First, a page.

The third step in the process of leading change involves forming a strategic vision. This vision is vital to allow you to demonstrate a strategic direction and to inspire those people who will be involved in the change. The vision must be clear, and must be understood and spark an interest in no more than five minutes. One trap to avoid is the risk of producing a long document that no one will really read.
Presenting the vision is equivalent to preparing a sales pitch. When salespeople approach their customers, they must resist the temptation to talk only about their products. Instead, they must focus on the customer’s expectations and the benefits that they expect to receive. Similarly, in order to “sell” change internally, you must first address the question of “why?” Simon Sinek has very successfully emphasised that “why?” must come before questions relating to both “how?” and “what?”
The answer to this question is a way of rephrasing the urgent needs that have previously been identified in a positive light. It also involves setting your priorities and making decisions in order to show strong and consistent lines of thought.
What impact do you hope to achieve? How will that benefit you? Why is it essential? How does it justify the energy that will need to be expended? In this way, you can retain only those objectives that are truly justifiable and thus which are capable of attracting belief and commitment.
The vision must be realistic. This means that, in addition to setting a goal, you must appreciate the current situation and depict the first steps required to achieve your vision.
I would summarise this by saying that the vision must describe a path: you define the goal that you want to achieve, recognise where you are, and start your journey by determining the first steps to follow. In reality, the shortest way from one point to another is very rarely a straight line.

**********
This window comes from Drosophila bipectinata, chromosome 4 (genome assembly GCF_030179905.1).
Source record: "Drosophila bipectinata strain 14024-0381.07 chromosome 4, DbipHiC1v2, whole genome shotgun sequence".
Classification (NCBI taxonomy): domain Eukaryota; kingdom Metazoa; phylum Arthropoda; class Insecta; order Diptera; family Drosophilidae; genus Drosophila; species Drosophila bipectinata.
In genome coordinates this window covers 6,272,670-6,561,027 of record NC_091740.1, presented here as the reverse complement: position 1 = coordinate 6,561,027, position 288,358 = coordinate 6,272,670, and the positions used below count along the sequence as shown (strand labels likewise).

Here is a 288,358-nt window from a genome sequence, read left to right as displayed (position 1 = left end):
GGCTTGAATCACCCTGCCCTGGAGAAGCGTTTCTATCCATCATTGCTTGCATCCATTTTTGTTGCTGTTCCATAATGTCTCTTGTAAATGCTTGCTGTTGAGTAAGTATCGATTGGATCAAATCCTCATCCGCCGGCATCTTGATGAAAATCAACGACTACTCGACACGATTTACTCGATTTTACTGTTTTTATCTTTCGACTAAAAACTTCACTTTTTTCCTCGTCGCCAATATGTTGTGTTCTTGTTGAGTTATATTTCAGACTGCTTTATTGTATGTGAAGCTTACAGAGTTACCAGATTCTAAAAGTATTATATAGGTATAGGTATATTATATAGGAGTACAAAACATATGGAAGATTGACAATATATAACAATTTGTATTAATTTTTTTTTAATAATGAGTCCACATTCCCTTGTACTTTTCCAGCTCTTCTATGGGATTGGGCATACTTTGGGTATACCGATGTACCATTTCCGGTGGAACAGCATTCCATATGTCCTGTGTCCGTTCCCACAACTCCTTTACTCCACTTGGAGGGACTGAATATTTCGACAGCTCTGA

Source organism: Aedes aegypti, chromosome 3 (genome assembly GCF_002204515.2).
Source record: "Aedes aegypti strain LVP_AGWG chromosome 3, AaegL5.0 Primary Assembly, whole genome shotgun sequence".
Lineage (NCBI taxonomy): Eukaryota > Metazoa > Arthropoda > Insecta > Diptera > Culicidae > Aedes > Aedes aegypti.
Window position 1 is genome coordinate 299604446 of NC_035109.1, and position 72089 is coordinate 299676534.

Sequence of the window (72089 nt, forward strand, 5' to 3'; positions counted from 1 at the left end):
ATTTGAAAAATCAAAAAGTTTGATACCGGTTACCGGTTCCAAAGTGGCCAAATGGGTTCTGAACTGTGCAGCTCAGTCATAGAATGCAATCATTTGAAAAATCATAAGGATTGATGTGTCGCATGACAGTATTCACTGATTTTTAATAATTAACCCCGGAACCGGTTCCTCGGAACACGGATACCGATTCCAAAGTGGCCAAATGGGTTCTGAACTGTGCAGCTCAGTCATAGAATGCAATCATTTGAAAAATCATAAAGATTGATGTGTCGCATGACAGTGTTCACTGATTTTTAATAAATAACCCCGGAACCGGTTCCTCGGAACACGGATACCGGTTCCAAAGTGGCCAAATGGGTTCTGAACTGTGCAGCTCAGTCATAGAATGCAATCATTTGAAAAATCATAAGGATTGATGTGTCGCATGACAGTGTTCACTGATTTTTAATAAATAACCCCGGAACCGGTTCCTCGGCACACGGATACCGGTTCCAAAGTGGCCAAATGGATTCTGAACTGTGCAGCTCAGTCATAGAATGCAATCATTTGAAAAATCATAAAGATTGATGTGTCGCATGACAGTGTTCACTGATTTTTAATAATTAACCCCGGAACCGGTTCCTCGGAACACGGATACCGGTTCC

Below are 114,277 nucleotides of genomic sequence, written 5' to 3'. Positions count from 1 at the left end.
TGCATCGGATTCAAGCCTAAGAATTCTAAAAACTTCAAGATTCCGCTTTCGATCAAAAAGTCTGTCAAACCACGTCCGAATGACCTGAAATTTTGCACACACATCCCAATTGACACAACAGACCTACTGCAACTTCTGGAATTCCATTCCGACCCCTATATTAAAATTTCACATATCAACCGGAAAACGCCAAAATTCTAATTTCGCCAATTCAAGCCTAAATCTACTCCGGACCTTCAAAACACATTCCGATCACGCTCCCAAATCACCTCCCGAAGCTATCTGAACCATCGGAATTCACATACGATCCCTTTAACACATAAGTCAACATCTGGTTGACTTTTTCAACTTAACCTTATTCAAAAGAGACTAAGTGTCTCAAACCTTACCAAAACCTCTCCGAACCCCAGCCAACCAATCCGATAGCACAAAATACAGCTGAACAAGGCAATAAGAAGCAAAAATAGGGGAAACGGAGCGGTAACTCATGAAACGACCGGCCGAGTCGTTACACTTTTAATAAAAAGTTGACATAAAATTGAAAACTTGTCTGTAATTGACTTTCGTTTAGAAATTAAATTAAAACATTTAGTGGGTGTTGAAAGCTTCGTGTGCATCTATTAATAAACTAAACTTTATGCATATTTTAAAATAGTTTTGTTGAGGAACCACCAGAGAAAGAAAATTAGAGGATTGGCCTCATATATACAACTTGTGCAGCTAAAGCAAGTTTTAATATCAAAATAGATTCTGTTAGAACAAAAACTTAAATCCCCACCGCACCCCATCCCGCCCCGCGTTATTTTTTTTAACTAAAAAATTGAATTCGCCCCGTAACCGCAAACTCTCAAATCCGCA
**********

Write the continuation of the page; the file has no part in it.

Answering the question of “What?” for a collaborative environment means, on the one hand, conveying the vision of the new organisation and its impact on the management (and other stakeholders) and, on the other hand, specifying the new tools and processes that will need to be implemented.
It is important, especially for IT departments, to assess the need for organisational change: you cannot change people’s ways of working solely by deploying a technical solution. The quest for greater collaboration goes hand in hand with a new approach to management in order to involve employees, give them more autonomy, encourage knowledge sharing and facilitate team spirit and community involvement.
As for line of business managers, they must show an interest for tools which, in some cases at least, will not be worthwhile. Rather than allowing a choice to be made for them, without their involvement, they must actively recognise that the tools that are chosen will determine the scope of what can be achieved. Nevertheless, some solutions only make sense when they go hand-in-hand with a particular approach, and an awareness of the state of the art will allow leaders of change to avoid the pitfall of setting unrealistic goals while, above all, providing inspiration for their vision.